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I've seen multiple claims recently that talk about how the Java (and JVM-languages such as Scala) are comparable in performance to C/C++ code.

For example,

The speed of Scala based scripting, that approaches the speed of native and optimized Java code, and thus is close to, or even better from C/C++ based scientific code!

Can someone point me to a summary of what these JVM optimizations are? Are there any real benchmarks supporting this claim or providing some real-world comparison?

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Like all benchmarks, it depends on your data. I don't think this can be answered in the current form. –  Chris Apr 22 '13 at 3:18

3 Answers 3

up vote 21 down vote accepted

Performance Techniques

First, it depends on which JVM you are talking about, since there are several - but I'm going to assume you mean Oracle HotSpot (and in any case, the other top-tier JVMs will use similar techniques).

For that JVM, this list from the HotSpot internal wiki provides a great start (and the child pages go into detail on some of the more interesting techiques). If you are just looking for a laundry list of tricks, the wiki has that too, although to make sense of them you'll probably have to google the individual terms.

Not all of these have been implemented recently, but some of the big ones have (range check elision, escape analysis, superword optimizations) - at least for a loose definition of "recently".

Java vs C/C++

At a high level, the optimizations are a mix of things that you'd see in any decent compiler for native languages like C and C++, along with things that are needed to reduce the impacts of Java/JVM specific features and safety checks, such as:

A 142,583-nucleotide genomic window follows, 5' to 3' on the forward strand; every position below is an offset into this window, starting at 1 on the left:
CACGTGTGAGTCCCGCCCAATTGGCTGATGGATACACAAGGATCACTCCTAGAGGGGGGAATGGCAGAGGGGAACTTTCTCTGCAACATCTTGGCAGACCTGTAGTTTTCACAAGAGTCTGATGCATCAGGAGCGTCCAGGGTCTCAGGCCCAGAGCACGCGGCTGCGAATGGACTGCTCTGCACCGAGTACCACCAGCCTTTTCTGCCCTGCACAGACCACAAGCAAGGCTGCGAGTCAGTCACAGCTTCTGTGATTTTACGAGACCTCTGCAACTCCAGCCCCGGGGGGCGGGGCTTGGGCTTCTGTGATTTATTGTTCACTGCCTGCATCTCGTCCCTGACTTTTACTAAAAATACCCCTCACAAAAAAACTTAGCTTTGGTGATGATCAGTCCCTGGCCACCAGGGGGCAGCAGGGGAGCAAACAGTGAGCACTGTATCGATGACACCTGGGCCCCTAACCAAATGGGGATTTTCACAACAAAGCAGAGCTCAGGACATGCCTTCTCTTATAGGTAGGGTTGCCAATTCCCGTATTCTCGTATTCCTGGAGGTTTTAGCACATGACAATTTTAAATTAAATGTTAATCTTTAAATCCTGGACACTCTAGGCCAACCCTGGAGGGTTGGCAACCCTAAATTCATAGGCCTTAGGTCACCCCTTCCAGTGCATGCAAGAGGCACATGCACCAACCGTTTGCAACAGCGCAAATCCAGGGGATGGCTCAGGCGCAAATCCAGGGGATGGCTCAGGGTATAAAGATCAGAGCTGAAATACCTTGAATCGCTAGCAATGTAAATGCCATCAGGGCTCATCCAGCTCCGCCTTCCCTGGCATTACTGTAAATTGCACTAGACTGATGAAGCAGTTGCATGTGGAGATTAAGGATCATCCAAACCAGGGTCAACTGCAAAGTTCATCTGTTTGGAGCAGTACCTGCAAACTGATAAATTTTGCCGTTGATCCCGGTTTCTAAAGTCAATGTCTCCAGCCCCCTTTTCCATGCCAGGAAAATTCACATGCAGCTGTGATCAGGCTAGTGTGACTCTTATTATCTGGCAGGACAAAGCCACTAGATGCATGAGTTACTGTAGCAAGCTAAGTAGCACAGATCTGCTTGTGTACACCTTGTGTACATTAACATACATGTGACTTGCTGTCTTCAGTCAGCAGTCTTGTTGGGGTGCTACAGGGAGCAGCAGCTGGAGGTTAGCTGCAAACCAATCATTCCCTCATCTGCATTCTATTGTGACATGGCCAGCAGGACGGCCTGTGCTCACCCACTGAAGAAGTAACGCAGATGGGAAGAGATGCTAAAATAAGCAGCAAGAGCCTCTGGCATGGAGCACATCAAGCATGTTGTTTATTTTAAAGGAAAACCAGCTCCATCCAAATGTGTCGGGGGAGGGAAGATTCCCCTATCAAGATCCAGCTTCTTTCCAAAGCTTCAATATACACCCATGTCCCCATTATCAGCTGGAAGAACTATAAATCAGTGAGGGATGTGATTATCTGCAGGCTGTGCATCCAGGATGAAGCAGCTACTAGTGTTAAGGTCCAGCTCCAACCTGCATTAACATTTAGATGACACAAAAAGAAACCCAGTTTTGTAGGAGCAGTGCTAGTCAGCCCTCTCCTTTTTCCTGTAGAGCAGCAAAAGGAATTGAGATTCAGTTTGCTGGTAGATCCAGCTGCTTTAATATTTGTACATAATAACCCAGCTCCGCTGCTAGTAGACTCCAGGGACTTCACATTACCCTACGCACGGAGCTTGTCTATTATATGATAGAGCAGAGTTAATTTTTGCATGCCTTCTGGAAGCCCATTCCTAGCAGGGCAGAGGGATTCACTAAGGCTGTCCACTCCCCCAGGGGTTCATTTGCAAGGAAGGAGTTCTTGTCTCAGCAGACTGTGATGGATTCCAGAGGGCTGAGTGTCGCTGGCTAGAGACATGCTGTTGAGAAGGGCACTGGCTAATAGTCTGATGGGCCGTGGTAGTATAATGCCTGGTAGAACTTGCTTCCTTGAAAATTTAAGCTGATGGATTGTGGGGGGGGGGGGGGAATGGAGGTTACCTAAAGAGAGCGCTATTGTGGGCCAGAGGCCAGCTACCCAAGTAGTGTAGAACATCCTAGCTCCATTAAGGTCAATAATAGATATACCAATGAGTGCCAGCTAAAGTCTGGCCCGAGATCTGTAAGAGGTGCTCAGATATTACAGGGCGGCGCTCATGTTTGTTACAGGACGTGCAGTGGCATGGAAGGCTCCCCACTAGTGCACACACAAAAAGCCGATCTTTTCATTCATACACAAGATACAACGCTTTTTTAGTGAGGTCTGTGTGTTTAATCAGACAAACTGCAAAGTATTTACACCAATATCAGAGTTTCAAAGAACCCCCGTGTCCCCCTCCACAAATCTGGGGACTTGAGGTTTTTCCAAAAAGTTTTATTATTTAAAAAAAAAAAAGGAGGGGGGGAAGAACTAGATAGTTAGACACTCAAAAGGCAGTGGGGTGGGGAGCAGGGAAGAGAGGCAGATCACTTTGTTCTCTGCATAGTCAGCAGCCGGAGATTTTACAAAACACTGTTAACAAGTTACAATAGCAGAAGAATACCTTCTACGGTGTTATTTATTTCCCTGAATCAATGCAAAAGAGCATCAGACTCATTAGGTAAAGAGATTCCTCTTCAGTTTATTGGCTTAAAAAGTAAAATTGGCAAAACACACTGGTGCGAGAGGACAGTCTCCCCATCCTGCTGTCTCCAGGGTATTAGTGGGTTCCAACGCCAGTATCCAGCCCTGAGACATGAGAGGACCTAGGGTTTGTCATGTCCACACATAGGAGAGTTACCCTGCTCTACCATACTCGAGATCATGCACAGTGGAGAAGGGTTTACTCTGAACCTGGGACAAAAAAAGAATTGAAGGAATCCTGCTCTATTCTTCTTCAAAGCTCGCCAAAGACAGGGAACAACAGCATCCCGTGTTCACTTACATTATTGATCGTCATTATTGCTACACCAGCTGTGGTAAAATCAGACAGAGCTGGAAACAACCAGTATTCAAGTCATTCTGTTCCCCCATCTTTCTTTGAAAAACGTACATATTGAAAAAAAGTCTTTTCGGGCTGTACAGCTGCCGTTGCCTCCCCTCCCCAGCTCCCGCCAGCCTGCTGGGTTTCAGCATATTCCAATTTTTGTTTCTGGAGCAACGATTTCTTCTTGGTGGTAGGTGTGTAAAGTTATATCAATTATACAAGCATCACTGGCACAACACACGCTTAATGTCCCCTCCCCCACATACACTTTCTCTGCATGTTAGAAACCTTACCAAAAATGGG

• Escape analysis which mitigates (somewhat) the no stack allocation for objects
  • Inline caches, and class hierarchy analysis, which mitigate "every function is virtual"
  • Range check elimination, which mitigates "every array access is range checked"

Many of these JVM-specific* optimizations only help bring the JVM up to parity with native languages, in that they are addressing hurdles the native languages don't have to deal with. A few optimizations, however, are things that a statically compiled language can't manage (or can manage in some cases only with profile-guided optmization, which is rare and is necessarily one-size-fits-all anyway):

  • Dynamic inlining of only the hottest code
  • Code generation based on actual branch/switch frequencies
  • Dynamic generation of CPU/instruction set aware code (even CPU features released after the code was compiled!)
  • Elision of never-executed code
  • Injection of pre-fetch instructions interleaved with application code
  • The whole family of techniques supported by safepointing

The consensus seems to be that Java often produces code similar in speed to good C++ compilers at a moderate optimization level, such as gcc -O2, although a lot depends on the exact benchmark. Modern JVMs like HotSpot tends to excel at low level array traversal and math (as long as the competing compiler isn't vectorizing - that's hard to beat), or in scenarios with heavy object allocation when the competing code is doing a similar number of allocations (JVM object allocation + GC is generally faster than malloc), but falls down when the memory penalty of typical Java applications is a factor, where stack allocation is heavily used, or where vectorizing compilers or intrinsics tip the scales towards the native code.